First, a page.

JFS Linux none Journaled File System is a 64-bit journaling file created by IBM. The maximum volume size is 32 PB and the maximum file size is 4PB.
ReiserFS Linux r/o support is loaded by default A general-purpose journaling file system that has fallen out of favor in recent years. The maximum volume size is 16TB, and maximum file size is 8TB.
FAT16 Windows r/w support loaded by default Max partition sizes up to 4GB. Cluster sizes vary from 2kb to 64kb, depending on partition size. Rarely used due to partition size limitations.
FAT32 Windows r/w support loaded by default Replaced FAT16. Maximum partition size of 2TB and a maximum file size of 4GB. 4KB clusters are used on partition sizes up to 8GB. For partitions larger than 8GB, the cluster size grows up to 32KB.
NTFS Windows full r/w support loaded by default The maximum volume size is 16EB -1kB and the maximum file size is 16TB -64kB. Unlike FAT32, the cluster size stays at 4KB regardless of the volume size used.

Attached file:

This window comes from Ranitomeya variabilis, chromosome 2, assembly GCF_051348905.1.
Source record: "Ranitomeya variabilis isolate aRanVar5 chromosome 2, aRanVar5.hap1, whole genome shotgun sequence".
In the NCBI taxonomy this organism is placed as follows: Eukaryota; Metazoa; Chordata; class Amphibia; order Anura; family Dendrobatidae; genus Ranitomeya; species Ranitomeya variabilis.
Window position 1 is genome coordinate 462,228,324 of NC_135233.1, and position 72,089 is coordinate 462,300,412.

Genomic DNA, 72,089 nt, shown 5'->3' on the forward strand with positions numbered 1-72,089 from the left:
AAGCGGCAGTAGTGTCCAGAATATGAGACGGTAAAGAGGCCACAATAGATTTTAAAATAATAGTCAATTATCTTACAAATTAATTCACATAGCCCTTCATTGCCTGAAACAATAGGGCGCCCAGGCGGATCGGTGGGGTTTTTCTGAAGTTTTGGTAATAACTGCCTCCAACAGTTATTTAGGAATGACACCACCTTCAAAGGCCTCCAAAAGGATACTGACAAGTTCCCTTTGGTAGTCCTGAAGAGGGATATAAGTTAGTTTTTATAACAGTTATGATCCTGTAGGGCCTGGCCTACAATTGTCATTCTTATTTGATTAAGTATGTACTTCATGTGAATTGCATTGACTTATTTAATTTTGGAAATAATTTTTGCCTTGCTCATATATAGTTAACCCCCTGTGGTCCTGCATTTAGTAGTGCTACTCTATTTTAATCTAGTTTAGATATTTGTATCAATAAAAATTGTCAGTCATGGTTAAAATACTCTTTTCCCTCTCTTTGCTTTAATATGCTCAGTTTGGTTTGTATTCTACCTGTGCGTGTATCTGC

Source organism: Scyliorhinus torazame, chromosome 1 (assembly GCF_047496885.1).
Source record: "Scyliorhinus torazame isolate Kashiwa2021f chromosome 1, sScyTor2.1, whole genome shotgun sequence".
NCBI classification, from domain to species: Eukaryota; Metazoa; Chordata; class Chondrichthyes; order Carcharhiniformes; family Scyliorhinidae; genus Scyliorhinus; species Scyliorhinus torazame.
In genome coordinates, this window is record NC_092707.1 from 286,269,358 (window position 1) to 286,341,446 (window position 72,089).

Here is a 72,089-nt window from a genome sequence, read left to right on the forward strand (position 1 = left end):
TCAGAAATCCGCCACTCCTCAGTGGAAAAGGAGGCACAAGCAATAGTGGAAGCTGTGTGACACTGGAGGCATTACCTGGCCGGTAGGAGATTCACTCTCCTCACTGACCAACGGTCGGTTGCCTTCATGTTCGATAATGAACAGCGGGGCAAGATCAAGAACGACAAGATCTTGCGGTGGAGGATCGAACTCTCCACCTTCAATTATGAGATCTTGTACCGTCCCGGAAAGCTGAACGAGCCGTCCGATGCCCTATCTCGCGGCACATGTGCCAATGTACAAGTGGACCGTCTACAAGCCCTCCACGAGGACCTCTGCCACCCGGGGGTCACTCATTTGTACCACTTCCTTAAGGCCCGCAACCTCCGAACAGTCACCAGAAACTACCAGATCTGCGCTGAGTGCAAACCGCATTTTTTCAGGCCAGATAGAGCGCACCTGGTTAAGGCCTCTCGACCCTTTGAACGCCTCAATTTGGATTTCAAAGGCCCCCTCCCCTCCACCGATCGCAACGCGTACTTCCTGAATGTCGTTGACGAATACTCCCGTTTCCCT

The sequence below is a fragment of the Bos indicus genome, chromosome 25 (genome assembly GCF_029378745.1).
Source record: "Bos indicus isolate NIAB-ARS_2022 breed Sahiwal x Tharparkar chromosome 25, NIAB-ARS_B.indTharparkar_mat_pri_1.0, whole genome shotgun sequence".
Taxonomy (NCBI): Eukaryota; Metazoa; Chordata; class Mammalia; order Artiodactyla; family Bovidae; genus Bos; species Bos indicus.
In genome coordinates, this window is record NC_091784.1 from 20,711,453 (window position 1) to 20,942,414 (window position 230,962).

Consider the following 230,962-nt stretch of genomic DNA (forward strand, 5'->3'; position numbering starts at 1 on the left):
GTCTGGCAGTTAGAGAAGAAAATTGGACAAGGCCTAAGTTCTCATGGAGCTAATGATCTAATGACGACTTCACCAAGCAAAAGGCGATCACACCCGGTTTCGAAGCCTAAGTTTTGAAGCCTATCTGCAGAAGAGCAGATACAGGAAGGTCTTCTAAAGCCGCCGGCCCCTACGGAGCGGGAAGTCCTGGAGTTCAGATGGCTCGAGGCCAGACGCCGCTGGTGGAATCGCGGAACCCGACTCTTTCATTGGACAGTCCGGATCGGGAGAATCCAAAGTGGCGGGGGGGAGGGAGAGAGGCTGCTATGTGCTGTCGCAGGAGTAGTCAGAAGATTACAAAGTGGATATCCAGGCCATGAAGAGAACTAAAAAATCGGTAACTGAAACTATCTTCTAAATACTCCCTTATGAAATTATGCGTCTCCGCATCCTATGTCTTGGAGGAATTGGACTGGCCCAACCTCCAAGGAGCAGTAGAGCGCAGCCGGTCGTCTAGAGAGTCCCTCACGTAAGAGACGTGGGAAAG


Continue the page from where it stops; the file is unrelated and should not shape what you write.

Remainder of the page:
NTFS5 Windows r/w support loaded by default In addition to the NTFS features, NTFS5 also supports encryption, disk quotas, and sparse files. Other features may be available, but are beyond the scope of this handbook. Support for advanced features may not be supported in TrueOS® and should not be expected or relied on to work.
exFAT Windows r/w support using the fusefs-exfat package A file system optimized for flash memory such as USB flash drives and SD Cards. Use of this file system requires a license from Microsoft. The maximum volume size is 64ZB and the maximum file size is 16EB.
HFS+ Mac OS X none A file system developed by Apple Inc. HFS+ was developed to replace HFS. The max volume and file size is “slightly less” than 8EB. Older Mac versions may work using the GUI GUI application dedicated to HFS called hfsexplorer
UFS2 FreeBSD Linux support through ufsutils. r/w support on Mac. UFS Explorer can be used in Windows

Unix File System, also called Berkley Fast File System or FFS, is used by mnay Unix and Unix-like operating systems. UFS is a distant descendant of the original file system used by Version 7 Unix. UFS2 has a maximum volume size of 512ZB and a maximum maximum file size of 512GB - 32PB, depending on the implementation.

Note: As of Mac Lion, UFS has r/o support only.

ZFS TrueOS®, FreeBSD